But I'd say that because my eyes constantly have spots in them, that's probably my biggest frustration or the biggest hurdle that I have dealing with macular degeneration. It's not just the long-term impacts from the scarring when I get the actual fluid in my eyes, but it's every day I'll have just some kind of shadowy area in my vision that impacts what I'm able to do day to day. If my eyes are fluid free, I can drive during the day in clear weather. I stopped driving at night a few years ago. Not just because of the fluid or the scarring, but one of the symptoms that I have as a result of this is photophobia which is an extreme sensitivity to light. The headlights from other cars would wash out my vision entirely so I couldn't see anything else. All I could see were the headlights from the cars and the same with driving during snow or rain. I basically drive if I know where I'm going or if it's clear or fine conditions outside. I can operate a car, but every appointment I go to now my doctor's like you're borderline for being able to drive with your regular license. I know there are options like low vision training that you can have. I forget the specific qualifications, but if you meet certain low-vision standards you can get extra training and then have a specific code on your license so you can drive during the day. But I do that voluntarily, I don't want to drive at night. It's not a good feeling for me. Nobody else wants that.

    How long have you been living with macular degeneration and how did you feel when you were diagnosed?

    I was diagnosed six years ago when I was in my late twenties. I've seen changes to my vision since then. I always had bad vision. I had bifocals when I was eight. Severe myopia is something I've always had. I didn't necessarily have a name for it which I guess is technically degenerative myopia or pathological myopia. I had some eye tests done a few years before I got diagnosed. They diagnosed lattice degeneration in my retinas which is a lot of little, tiny holes in your caused by it being stretched so thin.

    Sometime later I was looking at an Excel spreadsheet one day, and the lines got really wavy and it felt like I had an oil slick in my eye. I was like this is this is not right; this is not good. So, I called my eye doctor and they said to see a retina specialist.

    Fortunately, I already had one. It was a little bit longer before he was able to diagnose me with myopic macular degeneration. They weren't entirely sure that's what it was at first.

    The very first thing was I got the news and then I was told I needed an injection in my eye. The panic over that, overtook anything else in terms of this is a condition you're going to have for life. It was initially feeling, I guess feeling a little lost or feeling isolated because I didn't know anything about it. I wasn't finding any information about it. I didn't know anybody else who had this diagnosis to talk to find out what your experience is, what have you been through so far. It was very rough initially, just not being able to learn or understand what it would mean for me in the long term.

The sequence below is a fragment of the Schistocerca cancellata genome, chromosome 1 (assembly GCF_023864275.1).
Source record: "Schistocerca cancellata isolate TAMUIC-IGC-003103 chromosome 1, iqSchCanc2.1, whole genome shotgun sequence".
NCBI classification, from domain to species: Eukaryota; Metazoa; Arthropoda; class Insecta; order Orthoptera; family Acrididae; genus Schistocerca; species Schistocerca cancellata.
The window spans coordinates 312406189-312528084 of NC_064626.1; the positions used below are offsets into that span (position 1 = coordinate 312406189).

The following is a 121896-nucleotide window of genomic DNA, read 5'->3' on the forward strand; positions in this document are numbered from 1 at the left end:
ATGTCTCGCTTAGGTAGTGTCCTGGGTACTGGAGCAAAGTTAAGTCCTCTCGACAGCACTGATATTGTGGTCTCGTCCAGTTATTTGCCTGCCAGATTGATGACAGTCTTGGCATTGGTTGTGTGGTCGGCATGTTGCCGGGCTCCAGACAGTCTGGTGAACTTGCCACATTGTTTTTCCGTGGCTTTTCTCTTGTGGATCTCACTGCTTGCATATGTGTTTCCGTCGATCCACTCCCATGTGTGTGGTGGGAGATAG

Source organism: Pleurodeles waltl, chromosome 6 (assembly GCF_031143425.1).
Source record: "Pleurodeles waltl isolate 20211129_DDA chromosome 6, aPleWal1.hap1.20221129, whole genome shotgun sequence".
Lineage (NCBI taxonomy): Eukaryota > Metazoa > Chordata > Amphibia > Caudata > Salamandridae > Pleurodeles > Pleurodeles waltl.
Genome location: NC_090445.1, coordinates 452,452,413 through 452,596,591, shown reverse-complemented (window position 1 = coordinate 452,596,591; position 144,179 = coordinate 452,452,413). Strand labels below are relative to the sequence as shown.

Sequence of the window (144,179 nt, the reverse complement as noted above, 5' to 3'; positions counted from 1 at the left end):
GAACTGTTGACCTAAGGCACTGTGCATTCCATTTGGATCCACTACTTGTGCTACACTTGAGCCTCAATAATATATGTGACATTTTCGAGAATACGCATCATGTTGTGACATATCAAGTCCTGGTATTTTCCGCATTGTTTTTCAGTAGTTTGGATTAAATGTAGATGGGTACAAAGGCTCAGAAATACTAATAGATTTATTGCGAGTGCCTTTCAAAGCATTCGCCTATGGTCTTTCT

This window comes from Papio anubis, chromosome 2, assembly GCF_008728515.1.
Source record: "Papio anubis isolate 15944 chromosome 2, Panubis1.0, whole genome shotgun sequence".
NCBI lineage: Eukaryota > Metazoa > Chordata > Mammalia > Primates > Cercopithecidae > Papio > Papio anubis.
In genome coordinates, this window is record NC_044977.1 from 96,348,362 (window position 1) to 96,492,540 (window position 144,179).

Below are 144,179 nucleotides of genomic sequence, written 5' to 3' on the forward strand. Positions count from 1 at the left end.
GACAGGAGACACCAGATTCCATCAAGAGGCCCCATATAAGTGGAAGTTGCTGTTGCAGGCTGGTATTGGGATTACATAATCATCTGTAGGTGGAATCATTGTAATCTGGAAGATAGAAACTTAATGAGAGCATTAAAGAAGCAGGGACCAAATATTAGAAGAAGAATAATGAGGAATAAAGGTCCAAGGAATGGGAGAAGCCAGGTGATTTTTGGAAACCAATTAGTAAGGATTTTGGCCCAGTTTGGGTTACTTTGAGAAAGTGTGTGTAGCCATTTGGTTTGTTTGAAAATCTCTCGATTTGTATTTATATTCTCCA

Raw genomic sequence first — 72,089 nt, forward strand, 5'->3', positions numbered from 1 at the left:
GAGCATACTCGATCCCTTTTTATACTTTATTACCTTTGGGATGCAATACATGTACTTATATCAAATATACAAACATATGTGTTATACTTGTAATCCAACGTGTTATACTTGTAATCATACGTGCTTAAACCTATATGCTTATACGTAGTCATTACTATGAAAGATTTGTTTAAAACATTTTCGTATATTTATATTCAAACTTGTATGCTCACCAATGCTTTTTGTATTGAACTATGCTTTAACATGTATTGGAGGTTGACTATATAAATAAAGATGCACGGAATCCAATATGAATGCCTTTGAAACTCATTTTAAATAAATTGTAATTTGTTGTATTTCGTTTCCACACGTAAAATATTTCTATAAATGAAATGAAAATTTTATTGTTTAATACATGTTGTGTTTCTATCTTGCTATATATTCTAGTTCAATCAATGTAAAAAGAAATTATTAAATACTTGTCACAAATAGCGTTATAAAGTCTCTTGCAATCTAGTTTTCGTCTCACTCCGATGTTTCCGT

How does talking about your diagnosis help others with macular degeneration?

    I decided if I'm going through this right now, if I'm feeling alone or confused, because I don't understand what's going on and I'm not finding information when I'm searching for it, others must be too. You know, that's something I can provide for other people. I can share my story. Somebody else is getting diagnosed and looking for information or they're looking for a person to connect with; you know, at least they can find one person. I have had a lot of people through Instagram or through my website sending me emails or messages. Especially a couple of weeks before they get their first injection, they're like can you kind of walk me through what the experience or I've been feeling frustrated about this, can you give me advice on how you've handled it? It's been really rewarding to be able to be a resource for other people that I wish I had when I was diagnosed.

    In terms of accessibility, I was doing some online courses when I got diagnosed and I realized that a lot of digital environments were not developed with people who had similar needs to me in mind. I decided what am I learning can inform other people to improve it for other people with either visual issues or that impacts the way they're communicating online.

    How has the COVID-19 pandemic affected your vision care as well as what goes on at your eye doctor’s office?

    Because I go every four weeks and that's been for the past couple years, I've gotten to see the entire evolution of the eye care process. The doctor's office I go to is in a hospital. I think they, in particular, have had to gradually figure out what works and what doesn't for people who are going into that environment to make sure they're staying as safe as possible. Because my eyes are so unpredictable with getting bleeds, whether the benign ones or having the fluid from the blood vessels they want me to come in every four weeks continually. But I know they were cutting down on some appointments for people who were just going for monitoring. They were kind of limiting it to only people who they thought would probably need injections to make sure they keep their appointments.